A rare Macworld magazine signed by deceased Apple founder and former CEO Steve Jobs will go up for auction today.
The Macworld #1 issue, published in February 1984, depicts a young Jobs posing with three Macintosh computers. The magazine remains in good condition, with some light edge wear, and is signed on the front cover in black ink with “To Matt, Steven Jobs”.
Signed at the grand opening of the Fifth Avenue Apple Store in 2006, complete with a video of Jobs marking his signature, this is an incredibly rare piece of Apple memorabilia.
The item – which comes with a full letter of authenticity – has been given an estimated value of $10,000 by Boston-based auction house RR Auction, who will be conducting the sale.
Bidding will open today, with the auction set to reach its conclusion in one week, on Thursday, 13 December.
The auction will also feature one of Steve Job’s old business cards, which lists him as “Steven P. Jobs, Chairman of the Board”. A copy of iWoz: Computer Geek to Cult Icon, signed by its author and Jobs’ fellow Apple co-founder Steve Wozniak, is also up for grabs.
These are just some of the items included in a haul of more than 300 science & technology items that will be sold by RR Auctions this week. The auction also includes the 1924 Nobel Prize, given to Swedish physicist Manne Siegbahn for his research on X-rays, as well as a prototype lunar boot designed for Neil Armstrong to wear while walking on the Moon.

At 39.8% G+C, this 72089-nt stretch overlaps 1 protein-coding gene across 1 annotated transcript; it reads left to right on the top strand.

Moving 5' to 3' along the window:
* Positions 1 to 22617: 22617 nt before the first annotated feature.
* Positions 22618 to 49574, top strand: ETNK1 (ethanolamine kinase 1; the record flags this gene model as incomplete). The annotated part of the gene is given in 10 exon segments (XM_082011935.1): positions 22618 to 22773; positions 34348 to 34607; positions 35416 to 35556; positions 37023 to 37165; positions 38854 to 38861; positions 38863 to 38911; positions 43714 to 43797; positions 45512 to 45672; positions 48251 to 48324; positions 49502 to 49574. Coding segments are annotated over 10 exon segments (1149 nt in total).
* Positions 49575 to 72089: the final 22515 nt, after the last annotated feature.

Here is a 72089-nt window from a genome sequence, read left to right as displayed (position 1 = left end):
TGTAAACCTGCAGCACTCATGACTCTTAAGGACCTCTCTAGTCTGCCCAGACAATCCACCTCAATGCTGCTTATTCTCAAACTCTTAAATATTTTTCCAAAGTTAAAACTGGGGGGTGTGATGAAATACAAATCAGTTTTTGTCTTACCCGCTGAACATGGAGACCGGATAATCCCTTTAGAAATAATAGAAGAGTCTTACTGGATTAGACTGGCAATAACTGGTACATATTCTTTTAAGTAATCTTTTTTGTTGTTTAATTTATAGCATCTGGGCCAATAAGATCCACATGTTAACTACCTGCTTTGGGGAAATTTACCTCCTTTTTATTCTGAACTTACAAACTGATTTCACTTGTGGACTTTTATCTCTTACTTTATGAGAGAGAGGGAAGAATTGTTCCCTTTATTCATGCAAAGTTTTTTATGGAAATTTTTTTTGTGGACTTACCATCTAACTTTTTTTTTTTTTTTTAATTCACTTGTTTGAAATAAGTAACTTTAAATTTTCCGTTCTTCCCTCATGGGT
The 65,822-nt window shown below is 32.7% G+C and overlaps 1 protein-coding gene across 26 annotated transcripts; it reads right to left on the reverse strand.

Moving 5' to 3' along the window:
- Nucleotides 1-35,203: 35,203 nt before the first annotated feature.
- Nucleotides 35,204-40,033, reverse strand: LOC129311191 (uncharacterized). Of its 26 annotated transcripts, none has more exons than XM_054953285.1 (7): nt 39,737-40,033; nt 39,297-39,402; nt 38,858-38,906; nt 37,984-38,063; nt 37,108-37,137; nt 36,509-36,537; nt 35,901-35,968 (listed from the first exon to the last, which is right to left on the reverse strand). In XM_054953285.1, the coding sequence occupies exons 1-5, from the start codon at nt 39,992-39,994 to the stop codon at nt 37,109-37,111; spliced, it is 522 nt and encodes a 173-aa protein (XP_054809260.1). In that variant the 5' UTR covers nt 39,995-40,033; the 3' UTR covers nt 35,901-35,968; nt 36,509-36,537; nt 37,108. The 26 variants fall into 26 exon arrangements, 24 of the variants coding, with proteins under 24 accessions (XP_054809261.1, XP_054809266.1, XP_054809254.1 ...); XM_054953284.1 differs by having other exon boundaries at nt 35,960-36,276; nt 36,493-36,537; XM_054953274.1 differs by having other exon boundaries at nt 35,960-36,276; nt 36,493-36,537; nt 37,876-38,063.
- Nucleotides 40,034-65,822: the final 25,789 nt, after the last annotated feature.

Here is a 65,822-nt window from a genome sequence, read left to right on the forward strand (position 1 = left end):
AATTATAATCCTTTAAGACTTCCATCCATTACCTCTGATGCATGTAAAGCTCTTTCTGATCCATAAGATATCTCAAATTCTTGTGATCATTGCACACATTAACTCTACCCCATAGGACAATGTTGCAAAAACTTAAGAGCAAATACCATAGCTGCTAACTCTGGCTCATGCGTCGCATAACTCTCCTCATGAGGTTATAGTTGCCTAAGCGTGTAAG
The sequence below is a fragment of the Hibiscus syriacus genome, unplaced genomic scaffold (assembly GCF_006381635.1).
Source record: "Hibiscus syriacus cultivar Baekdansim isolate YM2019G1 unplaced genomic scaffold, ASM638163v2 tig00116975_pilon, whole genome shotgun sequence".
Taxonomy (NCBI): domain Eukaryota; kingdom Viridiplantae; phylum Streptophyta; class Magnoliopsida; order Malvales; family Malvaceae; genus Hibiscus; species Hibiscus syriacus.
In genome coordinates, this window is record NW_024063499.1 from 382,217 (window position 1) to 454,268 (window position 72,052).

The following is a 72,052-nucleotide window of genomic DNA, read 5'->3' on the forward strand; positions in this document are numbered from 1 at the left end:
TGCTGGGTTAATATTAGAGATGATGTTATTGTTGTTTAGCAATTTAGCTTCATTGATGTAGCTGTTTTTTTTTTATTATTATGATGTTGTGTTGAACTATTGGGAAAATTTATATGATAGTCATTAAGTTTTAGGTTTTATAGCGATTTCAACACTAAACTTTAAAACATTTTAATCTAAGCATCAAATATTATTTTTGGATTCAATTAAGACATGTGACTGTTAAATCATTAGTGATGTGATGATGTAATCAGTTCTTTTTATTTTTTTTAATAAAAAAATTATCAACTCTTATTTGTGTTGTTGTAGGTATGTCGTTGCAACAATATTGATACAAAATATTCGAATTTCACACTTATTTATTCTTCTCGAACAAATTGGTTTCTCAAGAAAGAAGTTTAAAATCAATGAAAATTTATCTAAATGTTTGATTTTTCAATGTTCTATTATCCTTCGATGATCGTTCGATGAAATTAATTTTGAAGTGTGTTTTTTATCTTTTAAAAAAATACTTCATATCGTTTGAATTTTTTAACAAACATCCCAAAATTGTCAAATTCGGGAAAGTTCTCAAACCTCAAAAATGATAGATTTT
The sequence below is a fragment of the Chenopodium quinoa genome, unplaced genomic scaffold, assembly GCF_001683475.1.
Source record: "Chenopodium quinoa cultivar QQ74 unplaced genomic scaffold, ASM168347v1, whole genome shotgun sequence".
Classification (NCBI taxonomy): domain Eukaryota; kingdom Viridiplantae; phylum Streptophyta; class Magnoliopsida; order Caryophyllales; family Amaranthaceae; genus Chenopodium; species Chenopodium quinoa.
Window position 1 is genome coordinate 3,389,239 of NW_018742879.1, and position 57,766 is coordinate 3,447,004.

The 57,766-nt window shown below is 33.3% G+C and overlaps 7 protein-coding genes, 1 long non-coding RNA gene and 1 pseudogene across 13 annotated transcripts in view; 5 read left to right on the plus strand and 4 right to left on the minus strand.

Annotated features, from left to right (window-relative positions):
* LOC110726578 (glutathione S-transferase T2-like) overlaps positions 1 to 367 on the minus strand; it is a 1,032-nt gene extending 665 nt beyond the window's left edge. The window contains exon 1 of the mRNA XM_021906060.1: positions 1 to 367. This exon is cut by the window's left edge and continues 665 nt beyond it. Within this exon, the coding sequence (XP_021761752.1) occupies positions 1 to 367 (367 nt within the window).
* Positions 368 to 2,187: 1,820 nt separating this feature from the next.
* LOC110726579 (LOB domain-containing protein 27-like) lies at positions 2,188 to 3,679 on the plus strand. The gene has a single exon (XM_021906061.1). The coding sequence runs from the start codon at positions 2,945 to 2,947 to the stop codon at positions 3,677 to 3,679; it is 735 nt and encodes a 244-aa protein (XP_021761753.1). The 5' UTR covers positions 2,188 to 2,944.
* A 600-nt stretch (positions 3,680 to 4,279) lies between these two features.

The Steve Jobs memorabilia craze
The death of the Apple co-founder in 2011 has certainly added an extra zero to the value of any Steve Jobs memorabilia.
Items that have gone under the hammer since include a high school yearbook that fetched $12,300, a $42,500 Seiko watch that went for more than $40,000 above its initial estimate, as well as Apple’s first business contract, which fetched $1.6m.
A 1985 Newsweek cover signed by the tech founder, similar to the item up for sale this week, fetched $50,600 last year.
If history is anything to go by, the owner of the Macworld magazine can expect a little extra on that $10,000 estimate.
In August, RR Auctions oversaw the sale of an Apple 1 computer, originally purchased for $300, which fetched $375,000, some $75,000 above the estimated sale price.